In the seven years since I started down my own bioengineering-global health path, I’ve documented hundreds of unmet healthcare needs around the world, from crowded urban hospitals in Addis Ababa, Ethiopia to community health posts in rural Indonesia.
I have seen diagnostic tests dependent on unavailable consumables, expensive treatments inaccessible to impoverished patients, and hospital equipment too specialized to be maintained locally.
In these problems I began to see opportunities. Opportunities to use engineering to improve health outcomes.
I was introduced to the idea of global health engineering as a college freshman.
Through my involvement with the Rice 360° Institute for Global Health, I was connected to the needs of clinicians in Malawi, I learned how to approach medical device design in the context of local constraints, and had opportunities to travel internationally to experience it all for myself.
My first project was a simple one – I worked on putting together a kit equipped to help healthcare workers diagnose malaria and tuberculosis. I, then, spent the summer at a clinic in rural Ecuador getting feedback on the project.
I returned to Rice strongly motivated to develop my skills and use them to address the challenges I’d observed.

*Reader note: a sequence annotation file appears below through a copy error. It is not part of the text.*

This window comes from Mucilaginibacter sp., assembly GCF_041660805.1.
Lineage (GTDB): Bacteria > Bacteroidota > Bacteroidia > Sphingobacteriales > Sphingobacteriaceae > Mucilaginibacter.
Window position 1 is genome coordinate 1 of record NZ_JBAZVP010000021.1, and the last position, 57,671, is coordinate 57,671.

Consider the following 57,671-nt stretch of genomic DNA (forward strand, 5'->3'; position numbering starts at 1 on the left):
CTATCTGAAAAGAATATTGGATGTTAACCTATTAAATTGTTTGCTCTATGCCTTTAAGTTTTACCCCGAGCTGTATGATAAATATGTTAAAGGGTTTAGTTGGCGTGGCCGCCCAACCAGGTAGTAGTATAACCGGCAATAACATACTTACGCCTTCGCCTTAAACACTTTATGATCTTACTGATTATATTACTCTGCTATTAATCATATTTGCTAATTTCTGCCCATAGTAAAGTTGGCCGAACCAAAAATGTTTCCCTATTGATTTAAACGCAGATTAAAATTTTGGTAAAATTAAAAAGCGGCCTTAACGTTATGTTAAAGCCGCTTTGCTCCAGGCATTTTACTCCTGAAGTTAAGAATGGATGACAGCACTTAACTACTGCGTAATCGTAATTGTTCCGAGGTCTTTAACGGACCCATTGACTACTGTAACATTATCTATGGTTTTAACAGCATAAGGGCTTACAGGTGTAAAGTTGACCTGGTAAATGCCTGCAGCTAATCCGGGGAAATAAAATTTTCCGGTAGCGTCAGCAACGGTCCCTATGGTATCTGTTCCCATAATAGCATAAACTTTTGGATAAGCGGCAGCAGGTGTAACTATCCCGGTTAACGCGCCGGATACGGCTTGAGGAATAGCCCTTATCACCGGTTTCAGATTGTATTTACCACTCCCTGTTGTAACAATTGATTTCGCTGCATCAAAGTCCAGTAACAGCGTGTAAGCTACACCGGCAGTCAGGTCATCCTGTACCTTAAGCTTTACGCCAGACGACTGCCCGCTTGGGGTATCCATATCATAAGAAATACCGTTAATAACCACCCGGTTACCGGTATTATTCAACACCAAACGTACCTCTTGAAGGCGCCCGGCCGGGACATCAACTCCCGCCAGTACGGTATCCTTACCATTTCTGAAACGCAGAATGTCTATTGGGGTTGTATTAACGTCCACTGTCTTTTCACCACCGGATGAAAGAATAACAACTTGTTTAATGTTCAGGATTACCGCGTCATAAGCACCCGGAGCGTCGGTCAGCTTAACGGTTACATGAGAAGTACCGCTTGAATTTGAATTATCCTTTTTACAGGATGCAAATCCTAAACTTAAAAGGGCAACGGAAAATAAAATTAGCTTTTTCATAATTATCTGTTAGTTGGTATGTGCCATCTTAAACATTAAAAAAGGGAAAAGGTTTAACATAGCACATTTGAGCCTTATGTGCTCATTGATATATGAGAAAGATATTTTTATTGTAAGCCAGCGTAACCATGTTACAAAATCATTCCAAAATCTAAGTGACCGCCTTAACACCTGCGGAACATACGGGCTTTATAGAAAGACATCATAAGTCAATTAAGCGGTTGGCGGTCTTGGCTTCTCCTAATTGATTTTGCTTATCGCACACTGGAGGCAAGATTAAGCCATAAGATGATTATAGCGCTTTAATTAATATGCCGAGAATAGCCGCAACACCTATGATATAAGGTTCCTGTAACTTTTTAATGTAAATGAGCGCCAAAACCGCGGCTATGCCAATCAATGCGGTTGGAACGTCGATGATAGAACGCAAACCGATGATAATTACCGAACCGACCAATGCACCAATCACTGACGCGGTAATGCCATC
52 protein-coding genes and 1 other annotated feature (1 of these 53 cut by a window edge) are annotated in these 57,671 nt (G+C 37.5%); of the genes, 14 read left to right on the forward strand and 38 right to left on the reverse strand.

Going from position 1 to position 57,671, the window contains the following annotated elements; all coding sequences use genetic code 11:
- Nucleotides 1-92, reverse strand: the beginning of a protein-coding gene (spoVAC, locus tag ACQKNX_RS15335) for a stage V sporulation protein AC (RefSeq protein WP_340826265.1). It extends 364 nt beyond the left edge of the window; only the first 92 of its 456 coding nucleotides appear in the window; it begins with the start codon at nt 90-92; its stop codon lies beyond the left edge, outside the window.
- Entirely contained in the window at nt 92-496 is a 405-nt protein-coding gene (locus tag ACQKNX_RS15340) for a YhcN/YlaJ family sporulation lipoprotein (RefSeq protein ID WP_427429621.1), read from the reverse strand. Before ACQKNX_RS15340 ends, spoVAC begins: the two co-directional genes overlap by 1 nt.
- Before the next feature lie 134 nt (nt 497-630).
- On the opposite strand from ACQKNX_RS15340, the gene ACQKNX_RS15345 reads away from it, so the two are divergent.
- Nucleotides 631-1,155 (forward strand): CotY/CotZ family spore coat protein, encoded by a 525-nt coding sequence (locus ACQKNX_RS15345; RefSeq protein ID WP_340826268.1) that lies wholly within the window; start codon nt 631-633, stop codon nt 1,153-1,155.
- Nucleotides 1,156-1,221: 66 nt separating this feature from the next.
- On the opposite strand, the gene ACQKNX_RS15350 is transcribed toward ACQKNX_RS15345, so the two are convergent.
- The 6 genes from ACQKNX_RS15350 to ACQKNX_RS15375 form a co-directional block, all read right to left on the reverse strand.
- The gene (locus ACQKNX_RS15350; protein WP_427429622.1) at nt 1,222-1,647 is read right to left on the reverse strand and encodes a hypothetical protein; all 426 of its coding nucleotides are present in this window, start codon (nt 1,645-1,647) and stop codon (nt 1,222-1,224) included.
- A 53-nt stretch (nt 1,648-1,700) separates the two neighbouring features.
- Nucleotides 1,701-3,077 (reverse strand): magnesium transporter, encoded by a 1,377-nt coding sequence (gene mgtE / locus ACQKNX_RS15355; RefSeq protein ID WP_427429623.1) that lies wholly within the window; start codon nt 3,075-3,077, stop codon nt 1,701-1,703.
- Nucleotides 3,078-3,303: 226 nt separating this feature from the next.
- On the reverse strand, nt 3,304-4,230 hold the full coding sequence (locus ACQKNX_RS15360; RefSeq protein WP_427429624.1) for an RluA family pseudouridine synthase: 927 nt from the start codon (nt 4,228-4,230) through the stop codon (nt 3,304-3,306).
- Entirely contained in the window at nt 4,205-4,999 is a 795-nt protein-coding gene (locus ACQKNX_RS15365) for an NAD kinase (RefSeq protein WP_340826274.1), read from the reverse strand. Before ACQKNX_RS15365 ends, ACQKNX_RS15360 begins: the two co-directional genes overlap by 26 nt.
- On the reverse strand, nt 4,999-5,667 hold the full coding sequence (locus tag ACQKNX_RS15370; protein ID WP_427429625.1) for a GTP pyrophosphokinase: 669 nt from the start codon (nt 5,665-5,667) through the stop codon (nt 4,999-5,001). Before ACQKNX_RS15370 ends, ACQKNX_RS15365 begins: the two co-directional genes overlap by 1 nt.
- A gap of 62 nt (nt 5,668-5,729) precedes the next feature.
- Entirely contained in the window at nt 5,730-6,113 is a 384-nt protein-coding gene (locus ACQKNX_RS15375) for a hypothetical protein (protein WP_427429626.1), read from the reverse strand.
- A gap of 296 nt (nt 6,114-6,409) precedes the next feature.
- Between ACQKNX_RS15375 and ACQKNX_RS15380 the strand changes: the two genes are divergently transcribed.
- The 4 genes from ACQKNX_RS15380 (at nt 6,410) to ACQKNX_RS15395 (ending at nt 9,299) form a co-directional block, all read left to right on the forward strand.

Throughout college, I balanced bioengineering courses with international opportunities, making six more trips to Latin America and Africa.
While I gained technical knowledge in my engineering classes, it was my global health projects that allowed me to experience the practical role of engineering when applied to real-world problems. As a capstone project, I worked on a point-of-care diagnostic for neonatal jaundice, a project that cemented my love for the design process.
By the time I finished undergrad, my love for the engineering process had flourished. I was committed to improving health outcomes for under-served populations.
While doing my Master’s at Johns Hopkins, I thougth often of the impact Rice 360° had on my college experiences and professional path. I decided to pursue a career in engineering education.
Today, my goal is to empower students, so that they may have access to quality education and opportunities to apply their skills to problems that matter.
And this is what brought me back to Rice and the Rice 360° Institute for Global Health last summer, this time as a PhD student in the Richards-Kortum lab.